• China crossed the 700M subscription mark in July while India’s total went past 500 in Nov. In the meantime, US crossed the 90% subscriptions mark in 2009.
  • In the last 10 years, the growth patterns in the mobile industry have completely reversed. In 1998, the developed world accounted for 76% of the subscriber base, in 2008; the percentages have flipped with developing world now accounting for 76% of the subscriber base and are likely to increase to 85% by 2018.
  • The top 10 nations by subscriptions are: China, India, US, Russia, Brazil, Indonesia, Japan, Germany, Pakistan and Italy.
  • China Mobile became the first operator (and likely to be the only one for a very long time) to cross the 500M mark. It remains the #1 carrier in terms of the total number of subscriptions followed by Vodafone. Telefonica, América Móvil, Telenor, T-Mobile, China Unicom, TeliaSonera, Orange, and Bharti Airtel round up the top 10 largest telecom groups in the world.

Mobile Apps

· The total number of app downloads in 2009 reached 7 billion resulting in approximately $4.1B in revenues 12% of which was from mobile advertising.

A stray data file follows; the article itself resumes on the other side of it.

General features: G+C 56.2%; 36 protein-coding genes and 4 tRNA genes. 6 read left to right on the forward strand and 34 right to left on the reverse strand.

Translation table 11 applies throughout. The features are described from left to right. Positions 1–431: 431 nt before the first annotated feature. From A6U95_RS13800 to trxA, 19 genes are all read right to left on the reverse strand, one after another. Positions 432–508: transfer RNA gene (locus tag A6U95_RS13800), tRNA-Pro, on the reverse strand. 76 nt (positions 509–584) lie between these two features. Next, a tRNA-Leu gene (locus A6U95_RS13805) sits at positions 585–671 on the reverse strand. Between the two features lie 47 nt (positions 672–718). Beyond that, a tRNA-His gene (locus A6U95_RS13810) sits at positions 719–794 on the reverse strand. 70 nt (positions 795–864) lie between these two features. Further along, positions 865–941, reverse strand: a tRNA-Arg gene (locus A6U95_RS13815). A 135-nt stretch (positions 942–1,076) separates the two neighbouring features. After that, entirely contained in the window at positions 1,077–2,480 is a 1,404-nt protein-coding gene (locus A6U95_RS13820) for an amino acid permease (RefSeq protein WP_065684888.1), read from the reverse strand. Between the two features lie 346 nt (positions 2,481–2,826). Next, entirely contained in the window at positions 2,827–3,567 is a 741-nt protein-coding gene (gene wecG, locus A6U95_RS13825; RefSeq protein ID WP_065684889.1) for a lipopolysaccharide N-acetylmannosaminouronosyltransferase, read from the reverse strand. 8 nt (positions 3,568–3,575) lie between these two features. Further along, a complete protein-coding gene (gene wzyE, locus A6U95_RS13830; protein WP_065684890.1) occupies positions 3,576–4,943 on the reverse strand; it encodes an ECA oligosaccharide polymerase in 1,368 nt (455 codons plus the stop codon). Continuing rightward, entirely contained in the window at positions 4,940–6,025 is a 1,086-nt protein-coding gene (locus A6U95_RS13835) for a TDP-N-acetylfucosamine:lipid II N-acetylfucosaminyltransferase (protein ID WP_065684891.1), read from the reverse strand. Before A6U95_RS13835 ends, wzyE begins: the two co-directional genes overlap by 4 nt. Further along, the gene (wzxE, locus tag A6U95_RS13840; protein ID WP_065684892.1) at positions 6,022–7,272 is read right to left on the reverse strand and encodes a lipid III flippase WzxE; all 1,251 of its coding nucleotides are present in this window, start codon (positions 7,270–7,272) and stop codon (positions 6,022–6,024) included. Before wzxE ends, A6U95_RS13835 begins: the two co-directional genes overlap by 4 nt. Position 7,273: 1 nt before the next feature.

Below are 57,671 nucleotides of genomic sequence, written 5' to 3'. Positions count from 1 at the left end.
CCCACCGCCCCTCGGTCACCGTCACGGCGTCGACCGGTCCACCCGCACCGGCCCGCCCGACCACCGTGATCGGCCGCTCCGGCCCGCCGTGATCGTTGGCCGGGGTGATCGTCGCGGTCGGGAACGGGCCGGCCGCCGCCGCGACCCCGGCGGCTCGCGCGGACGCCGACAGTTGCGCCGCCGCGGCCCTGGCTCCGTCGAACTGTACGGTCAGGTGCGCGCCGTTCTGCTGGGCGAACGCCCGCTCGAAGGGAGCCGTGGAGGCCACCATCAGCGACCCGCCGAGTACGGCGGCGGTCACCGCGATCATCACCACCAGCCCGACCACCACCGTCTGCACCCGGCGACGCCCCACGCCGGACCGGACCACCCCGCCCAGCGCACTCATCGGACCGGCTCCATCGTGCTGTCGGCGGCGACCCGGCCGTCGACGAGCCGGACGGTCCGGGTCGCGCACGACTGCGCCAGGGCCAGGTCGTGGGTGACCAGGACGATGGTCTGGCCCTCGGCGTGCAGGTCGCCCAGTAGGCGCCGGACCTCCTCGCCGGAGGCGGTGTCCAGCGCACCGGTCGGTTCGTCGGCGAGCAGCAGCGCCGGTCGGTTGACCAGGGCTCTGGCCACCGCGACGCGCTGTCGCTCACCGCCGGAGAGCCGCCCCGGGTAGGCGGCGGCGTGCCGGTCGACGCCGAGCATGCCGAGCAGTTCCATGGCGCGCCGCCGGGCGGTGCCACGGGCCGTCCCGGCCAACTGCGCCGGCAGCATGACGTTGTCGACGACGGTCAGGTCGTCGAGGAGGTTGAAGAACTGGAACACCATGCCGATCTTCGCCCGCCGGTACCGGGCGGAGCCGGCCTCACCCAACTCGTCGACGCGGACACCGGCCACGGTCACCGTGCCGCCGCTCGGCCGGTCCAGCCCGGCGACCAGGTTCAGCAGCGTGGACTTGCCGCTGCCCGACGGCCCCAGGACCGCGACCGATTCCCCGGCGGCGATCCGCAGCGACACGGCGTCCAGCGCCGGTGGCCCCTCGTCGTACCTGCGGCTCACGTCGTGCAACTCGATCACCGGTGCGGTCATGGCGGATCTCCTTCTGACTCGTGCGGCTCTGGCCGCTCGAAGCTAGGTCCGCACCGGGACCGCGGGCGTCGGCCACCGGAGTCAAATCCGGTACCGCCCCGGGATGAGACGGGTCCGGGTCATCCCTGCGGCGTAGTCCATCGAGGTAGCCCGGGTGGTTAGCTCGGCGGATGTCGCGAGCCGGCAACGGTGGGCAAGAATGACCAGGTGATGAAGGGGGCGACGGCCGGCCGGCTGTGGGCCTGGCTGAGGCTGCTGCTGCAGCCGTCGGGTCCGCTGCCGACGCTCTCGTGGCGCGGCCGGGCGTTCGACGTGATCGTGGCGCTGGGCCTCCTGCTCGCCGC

· The number of non-carrier appstores jumped to 38 from 8 in the previous year.

· While Asia had the highest percentage of the download share, North America had the highest share of the apps revenue accounting for over 50% of the total revenue.

· The paid ASP in 2009 was approximately $1.9 and the advertising revenue generated from the free applications was approximately $0.09/user/app/year

For a more detailed analysis of the mobile apps market, please see our paper “Sizing the Global Mobile Apps Market”

Others

  • Messaging still accounts for the lion-share of data service revenues. However, other services such as Mobile Music, Mobile TV and video streaming, Voice navigation, PNDs, Mobile Games, IMS, LBS, Mobile advertising, and others have gradually chipped away the share from messaging. Alternate devices with wholesale cellular agreements are also flooding the market. In Japan, Mobile Commerce is expected to do much better than Mobile Advertising. Though not much talked about, enterprise applications are also being adopted widely esp. in North America as more workers become mobile and corporations seek efficiencies in their operations and supply-chain.